The Chicago Bears inked Andy Dalton to a one-year contract worth up to $10 million yesterday, appearing to signal an end to their rumored pursuit of Seattle Seahawks superstar QB Russell Wilson. Wilson is not officially on the trade block by any stretch of the imagination, but Seattle is willing to listen to offers after Wilson openly called for the team to give him more protection on the offensive line. Given the issues the Seahawks have had in doing just that throughout Wilson's tenure with the team, it's not an unfair ask, but doing so to media rather than his bosses seems to have aggravated the front office.
The Bears were the team most linked with Wilson after deciding to move on from Mitch Trubisky and boasting an elite defense. On the Dan Patrick Show today, Patrick revealed what Chicago was willing to give up for the franchise quarterback they've searched so long for, and it's a massive offer: three first-round picks, a third-round pick, and two starters at undetermined positions.
Man. That's probably the best deal the Seahawks will get for Wilson if they did want to trade him. Teams with top-10 draft picks this year are unlikely to offer them up for Wilson, given such teams are often not just a quarterback away from competing for a title. Wilson has many good years ahead of him but he isn't 25-years-old like Deshaun Watson, for example, and has a gigantic contract to take into account on top of all that. The Bears are just in the right spot to make such an offer; their best pieces on both sides of the ball are in their primes, and an elite quarterback is the difference between a first-round exit and a legitimate shot at a Super Bowl.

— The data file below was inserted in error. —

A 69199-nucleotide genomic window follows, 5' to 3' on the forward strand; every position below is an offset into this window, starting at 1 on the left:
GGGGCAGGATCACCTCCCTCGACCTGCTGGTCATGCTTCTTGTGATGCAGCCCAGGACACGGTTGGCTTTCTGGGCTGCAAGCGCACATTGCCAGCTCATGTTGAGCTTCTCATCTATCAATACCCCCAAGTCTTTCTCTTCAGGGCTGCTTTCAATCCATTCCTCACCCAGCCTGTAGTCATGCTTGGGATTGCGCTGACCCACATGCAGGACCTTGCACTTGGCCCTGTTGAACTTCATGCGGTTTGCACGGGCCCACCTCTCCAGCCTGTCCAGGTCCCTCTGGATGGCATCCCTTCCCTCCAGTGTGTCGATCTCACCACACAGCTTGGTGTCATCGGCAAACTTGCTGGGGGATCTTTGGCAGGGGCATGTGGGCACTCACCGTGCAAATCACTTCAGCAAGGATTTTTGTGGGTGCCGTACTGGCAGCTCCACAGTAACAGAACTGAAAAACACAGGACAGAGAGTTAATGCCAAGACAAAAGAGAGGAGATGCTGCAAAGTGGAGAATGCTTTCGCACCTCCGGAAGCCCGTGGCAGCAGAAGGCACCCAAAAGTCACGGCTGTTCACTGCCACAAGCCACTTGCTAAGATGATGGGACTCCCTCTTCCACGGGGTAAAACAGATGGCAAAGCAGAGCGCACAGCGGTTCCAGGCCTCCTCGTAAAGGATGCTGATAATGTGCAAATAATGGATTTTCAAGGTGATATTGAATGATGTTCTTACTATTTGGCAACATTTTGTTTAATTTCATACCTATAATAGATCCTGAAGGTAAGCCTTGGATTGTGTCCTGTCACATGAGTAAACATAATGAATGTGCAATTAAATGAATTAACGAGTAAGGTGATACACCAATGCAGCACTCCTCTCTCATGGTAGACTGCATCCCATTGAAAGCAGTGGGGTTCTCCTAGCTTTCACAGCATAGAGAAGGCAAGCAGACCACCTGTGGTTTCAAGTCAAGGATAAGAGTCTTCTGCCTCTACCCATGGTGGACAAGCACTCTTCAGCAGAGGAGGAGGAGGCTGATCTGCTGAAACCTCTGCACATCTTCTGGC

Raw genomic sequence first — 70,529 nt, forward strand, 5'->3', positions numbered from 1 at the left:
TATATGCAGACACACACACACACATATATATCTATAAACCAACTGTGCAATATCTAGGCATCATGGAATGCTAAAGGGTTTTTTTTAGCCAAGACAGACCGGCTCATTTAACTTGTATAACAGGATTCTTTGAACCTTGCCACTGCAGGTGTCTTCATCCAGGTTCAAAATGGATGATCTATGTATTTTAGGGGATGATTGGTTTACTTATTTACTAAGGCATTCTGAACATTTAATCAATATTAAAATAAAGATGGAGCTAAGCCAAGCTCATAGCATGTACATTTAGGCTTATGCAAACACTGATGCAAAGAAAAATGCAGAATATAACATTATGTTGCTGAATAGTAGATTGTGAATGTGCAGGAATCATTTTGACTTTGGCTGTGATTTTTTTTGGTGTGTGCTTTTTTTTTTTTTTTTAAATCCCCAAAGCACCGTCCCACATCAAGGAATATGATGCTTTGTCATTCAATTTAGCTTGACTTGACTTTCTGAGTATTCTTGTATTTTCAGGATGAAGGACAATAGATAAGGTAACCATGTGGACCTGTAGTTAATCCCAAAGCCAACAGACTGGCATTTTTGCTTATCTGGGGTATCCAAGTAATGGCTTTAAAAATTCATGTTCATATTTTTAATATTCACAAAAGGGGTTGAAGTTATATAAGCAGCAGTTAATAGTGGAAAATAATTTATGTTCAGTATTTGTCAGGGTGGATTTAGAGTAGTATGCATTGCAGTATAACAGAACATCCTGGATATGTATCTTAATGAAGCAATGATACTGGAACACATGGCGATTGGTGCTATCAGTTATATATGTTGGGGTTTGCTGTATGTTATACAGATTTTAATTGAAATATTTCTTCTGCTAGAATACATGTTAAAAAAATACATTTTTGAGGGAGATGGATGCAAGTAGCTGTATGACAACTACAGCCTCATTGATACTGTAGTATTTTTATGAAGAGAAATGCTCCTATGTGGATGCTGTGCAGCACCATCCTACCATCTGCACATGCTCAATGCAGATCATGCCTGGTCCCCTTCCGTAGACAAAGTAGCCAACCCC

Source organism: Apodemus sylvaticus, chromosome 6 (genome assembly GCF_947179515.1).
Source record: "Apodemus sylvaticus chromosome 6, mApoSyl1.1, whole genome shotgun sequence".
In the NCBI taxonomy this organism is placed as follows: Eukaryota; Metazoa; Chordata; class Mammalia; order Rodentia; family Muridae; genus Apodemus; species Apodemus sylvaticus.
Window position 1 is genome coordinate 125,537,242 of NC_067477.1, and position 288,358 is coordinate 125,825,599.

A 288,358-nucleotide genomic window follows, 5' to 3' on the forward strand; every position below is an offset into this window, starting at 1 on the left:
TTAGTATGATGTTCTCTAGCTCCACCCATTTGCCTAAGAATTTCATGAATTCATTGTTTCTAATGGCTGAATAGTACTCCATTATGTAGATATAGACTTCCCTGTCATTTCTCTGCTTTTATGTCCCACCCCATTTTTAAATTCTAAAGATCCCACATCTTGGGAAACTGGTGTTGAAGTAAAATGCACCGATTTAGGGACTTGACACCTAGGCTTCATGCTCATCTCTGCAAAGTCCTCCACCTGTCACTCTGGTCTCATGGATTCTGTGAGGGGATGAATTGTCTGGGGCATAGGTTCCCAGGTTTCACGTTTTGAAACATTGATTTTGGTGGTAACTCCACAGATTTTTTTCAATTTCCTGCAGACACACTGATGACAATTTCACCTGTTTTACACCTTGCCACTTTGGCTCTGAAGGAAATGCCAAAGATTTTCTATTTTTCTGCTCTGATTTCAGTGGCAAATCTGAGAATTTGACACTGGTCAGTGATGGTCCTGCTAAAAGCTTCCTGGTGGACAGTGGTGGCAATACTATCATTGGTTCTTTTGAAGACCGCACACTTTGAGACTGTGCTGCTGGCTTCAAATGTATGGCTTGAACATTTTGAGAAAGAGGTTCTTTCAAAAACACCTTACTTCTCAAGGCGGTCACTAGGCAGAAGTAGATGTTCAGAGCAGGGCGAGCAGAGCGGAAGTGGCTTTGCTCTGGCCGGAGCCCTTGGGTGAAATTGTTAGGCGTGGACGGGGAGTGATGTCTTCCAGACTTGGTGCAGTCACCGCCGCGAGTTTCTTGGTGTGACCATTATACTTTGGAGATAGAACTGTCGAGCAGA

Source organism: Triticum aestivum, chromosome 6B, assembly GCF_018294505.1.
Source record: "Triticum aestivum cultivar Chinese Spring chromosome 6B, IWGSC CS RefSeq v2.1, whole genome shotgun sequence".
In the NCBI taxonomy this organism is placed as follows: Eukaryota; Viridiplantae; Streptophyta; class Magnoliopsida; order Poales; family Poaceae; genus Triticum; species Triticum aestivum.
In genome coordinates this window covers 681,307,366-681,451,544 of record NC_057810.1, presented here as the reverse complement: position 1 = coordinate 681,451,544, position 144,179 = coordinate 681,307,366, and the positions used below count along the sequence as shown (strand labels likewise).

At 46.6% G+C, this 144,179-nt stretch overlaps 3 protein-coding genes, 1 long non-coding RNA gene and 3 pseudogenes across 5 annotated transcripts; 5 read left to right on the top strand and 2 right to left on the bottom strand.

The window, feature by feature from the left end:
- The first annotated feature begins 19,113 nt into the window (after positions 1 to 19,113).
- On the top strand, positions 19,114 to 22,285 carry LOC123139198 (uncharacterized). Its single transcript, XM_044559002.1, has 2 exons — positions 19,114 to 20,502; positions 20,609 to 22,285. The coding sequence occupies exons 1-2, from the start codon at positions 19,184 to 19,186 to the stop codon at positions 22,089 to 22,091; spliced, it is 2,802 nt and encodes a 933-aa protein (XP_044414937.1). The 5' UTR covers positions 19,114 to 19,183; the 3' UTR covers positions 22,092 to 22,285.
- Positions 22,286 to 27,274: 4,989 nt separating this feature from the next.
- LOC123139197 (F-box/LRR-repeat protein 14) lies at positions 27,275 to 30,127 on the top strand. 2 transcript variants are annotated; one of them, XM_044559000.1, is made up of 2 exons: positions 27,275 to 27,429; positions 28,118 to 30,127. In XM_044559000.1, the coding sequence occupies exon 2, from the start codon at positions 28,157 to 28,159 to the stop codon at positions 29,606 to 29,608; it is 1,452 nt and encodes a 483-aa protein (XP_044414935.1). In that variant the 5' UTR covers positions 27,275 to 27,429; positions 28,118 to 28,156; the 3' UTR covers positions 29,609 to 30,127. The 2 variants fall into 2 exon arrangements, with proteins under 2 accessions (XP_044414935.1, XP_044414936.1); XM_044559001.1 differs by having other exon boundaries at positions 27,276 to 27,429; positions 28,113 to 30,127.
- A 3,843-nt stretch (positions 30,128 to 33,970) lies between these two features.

Seattle likely turned the offer for that exact reason. Three first-round picks from Chicago doesn't mean that much when those picks are going to be in the 20s or worse. Even their pick this year is only No. 20, not nearly high enough to draft a high-level QB prospect in this year's draft. If the Seahawks trade Wilson, they'll want to rebound immediately. Pete Carroll and John Schneider are not in the business of rebuilding after eight years of playoff contention. They only trade Wilson if they know they can replace him with someone good enough to win games and get enough back in return to rebuild the defense. The Bears' offer, while enticing in quantity, wouldn't be enough to do that, even if Schneider somehow turned it around and used the picks to trade up or for a guy like Sam Darnold.
Adam Schefter said on ESPN this morning that he's not sure Wilson will be in Seattle by September even with the Bears now out of the running, so maybe a team like the Dolphins or the Jets could still send over an offer that gives Seattle a straightforward path towards another potential franchise quarterback. But until they get such an offer, Wilson will stay put.